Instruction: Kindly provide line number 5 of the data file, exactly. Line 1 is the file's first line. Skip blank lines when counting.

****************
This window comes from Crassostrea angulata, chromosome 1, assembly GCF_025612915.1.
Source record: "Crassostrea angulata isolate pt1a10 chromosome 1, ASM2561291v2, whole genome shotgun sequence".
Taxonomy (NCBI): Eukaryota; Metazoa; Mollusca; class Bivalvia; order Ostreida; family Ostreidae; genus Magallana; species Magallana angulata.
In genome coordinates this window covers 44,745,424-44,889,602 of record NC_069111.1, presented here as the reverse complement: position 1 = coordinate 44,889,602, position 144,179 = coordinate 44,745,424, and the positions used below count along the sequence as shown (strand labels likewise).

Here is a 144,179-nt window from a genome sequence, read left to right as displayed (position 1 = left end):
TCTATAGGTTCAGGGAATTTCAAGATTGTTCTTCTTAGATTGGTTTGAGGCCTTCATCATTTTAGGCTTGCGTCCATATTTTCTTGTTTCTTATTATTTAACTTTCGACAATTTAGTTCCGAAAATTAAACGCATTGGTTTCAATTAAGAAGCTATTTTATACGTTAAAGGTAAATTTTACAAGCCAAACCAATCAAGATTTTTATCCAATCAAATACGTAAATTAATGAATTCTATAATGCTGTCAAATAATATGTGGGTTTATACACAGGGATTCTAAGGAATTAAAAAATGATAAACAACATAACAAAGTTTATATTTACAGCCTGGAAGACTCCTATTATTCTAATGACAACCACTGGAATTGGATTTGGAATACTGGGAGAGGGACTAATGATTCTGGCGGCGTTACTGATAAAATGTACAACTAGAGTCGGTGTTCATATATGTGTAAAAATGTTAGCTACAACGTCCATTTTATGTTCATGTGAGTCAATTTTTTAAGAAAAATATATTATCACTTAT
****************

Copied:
Here is a 144,179-nt window from a genome sequence, read left to right as displayed (position 1 = left end):